Building on previous tutorials, we will now show you how to use the video overlay.
Needing to draw graphics or to overlay user interface widgets on top of a video surface is not an unreasonable requirement, but there are some severe constraints that make this a difficult thing to do.
The main constraint is that when a native media player is embedded inside a Java application that media player needs to be told which window to render the video into. It can only do this by being given an operating system window handle. This essentially means that you can only render video into a user interface widget that is backed by a native window.
In a Java application this basically means that you must use a heavyweight AWT
component, and for the specific case of embedding a video surface your only
real choice is to use an AWT
You can not use any lightweight Swing component - specifically you can not
JPanel - why? Because Swing components are not backed by native
widgets. The native media player knows nothing about Swing and certainly can
not access any lightweight components.
This is a real shame because it is pretty easy to do your own graphics
rendering in, or to add your own widgets to, a
So you just have to deal with the fact that you can't use a
consequently that you can't do lightweight painting or add lightweight widgets.
Well, What Can Be Done?
EmbeddedMediaPlayer provides a reasonable but not ideal solution to help
you create a useful overlay.
This overlay works by keeping a second top-level heavyweight window in sync
with the media player video surface. This means resizing the overlay window
when the video window size changes, and moving the overlay window when the
video window is moved. A top level window can be made transparent, you can
paint into it using a regular
Graphics2D context, and you can add widgets.
This gives the illusion of overlaying painting and widgets on top of your video
This is not an ideal approach because there is a notable lag when dragging or resizing the video window - when the window size and position event notification is received, the overlay window must then reposition and or resize itself. Due to how the events are delivered the lag is inevitable. In practical terms it means that you while you drag your video window, the overlay remains in its original position until you finish your drag at which point it snaps back to the right position.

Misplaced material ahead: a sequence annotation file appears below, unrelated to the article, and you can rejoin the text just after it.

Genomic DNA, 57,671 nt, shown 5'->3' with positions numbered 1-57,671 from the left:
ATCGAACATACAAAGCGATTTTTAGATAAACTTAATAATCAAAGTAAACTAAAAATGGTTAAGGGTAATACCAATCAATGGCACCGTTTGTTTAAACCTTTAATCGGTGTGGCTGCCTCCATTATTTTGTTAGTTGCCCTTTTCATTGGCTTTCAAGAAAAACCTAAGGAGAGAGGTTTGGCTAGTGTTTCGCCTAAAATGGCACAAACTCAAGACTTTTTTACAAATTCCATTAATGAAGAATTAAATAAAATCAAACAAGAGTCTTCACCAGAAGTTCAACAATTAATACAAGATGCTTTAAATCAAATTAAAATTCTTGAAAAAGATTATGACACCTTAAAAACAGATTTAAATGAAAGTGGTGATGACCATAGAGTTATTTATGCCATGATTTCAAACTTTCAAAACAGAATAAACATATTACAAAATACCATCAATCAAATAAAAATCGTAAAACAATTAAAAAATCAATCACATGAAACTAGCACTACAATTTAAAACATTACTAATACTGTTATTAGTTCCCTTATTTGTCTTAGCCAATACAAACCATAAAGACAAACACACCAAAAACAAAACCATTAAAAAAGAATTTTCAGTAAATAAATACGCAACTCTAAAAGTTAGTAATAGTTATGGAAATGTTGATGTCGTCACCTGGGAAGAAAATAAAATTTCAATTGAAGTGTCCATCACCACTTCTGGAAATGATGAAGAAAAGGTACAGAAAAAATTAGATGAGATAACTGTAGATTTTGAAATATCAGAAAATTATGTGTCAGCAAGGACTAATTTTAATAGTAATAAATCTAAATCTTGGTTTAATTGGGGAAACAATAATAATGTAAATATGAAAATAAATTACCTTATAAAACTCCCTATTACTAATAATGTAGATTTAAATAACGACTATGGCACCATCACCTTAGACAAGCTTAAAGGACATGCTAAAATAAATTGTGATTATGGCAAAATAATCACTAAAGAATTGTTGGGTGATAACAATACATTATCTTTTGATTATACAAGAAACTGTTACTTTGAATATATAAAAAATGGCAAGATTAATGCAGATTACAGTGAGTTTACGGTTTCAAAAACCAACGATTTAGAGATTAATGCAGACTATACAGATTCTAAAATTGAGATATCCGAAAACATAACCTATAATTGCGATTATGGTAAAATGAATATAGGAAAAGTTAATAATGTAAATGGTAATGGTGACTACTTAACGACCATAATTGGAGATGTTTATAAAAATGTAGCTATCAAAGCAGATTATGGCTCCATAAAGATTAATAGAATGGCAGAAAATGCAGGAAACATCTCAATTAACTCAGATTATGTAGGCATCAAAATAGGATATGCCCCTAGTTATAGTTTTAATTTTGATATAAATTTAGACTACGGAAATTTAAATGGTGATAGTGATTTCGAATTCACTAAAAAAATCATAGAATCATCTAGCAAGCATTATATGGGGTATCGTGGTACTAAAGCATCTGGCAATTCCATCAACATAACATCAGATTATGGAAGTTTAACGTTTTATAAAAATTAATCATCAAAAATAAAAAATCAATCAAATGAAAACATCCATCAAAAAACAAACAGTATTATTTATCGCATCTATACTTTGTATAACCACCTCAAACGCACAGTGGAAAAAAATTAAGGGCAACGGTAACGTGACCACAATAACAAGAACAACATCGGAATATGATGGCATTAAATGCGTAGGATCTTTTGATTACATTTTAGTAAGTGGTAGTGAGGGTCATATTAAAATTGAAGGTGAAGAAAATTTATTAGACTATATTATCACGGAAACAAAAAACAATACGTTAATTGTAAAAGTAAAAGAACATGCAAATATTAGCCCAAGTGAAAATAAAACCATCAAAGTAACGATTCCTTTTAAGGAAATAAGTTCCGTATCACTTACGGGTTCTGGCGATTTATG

On the other hand, this approach works really well when using native full-screen mode.
Let's Get Started
You should now already have a basic template for how to create a vlcj application, so this tutorial will no longer duplicate all of the code each time - instead we'll just show the new code fragments.
Creating the Overlay
An overlay is just a top-level
Window. You create a
Window, configure it
appropriately (importantly for the overlay you give it a transparent
background) and attach it to the media player.
This shows the minimal code required to create an overlay.
Note that prior to Java7 you may need to use
AWTUtilities.setWindowOpaque(this, false); instead of setting a fully
transparent background colour on the window.
So far this overlay implementation does not really do anything useful. We need
to add some custom painting. Inside our
Overlay class we simply override the
We'll use some arbitrary Java2D code in the
paint method to demonstrate that
the transparency is working, and that our painting is alpha-blended correctly
on top of the video.
You could render text here, draw icons, whatever you want using Java2D painting operations. You can use layout managers, add regular Swing widgets - remember that this overlay window is completely independent of the underlying video window.
Note that the overlay constructor accepts an
owner parameter - this should
always be the window or frame that contains your video surface.
Using the Overlay
First you associate the overlay with the media player.
Next you show or hide the overlay whenever you want, in response to some event or a user interaction or whatever your application needs.
When overlaying top-level windows as described in this tutorial, there is a chance that your desktop window manager may apply its own compositing effects and may actually blend your overlay window with the video underneath it. Usually this is not what you want as it may have unintended consequences like inadvertently darkening or lightening the video surface underneath. Therefore you may need to check whether or not you need to disable your compositing window manager if you want to use this overlay.
When you set an overlay, your application is still the 'owner' of the overlay
and responsible for its lifecycle - what this means is that you must
of the overlay when you no longer need it. If you set an overlay once and never
change it then you likely won't have a problem, but if you set a different
overlay instance on your media player you must remember to
dispose the old
one (if you no longer need it) otherwise you will incur resource leaks.
If you only need to paint text or images over the video surface you should consider using the marquee or logo features of the media player - it will be much simpler.
You can also consider using a so-called "direct rendering" media player.
These concepts are explained in other tutorials.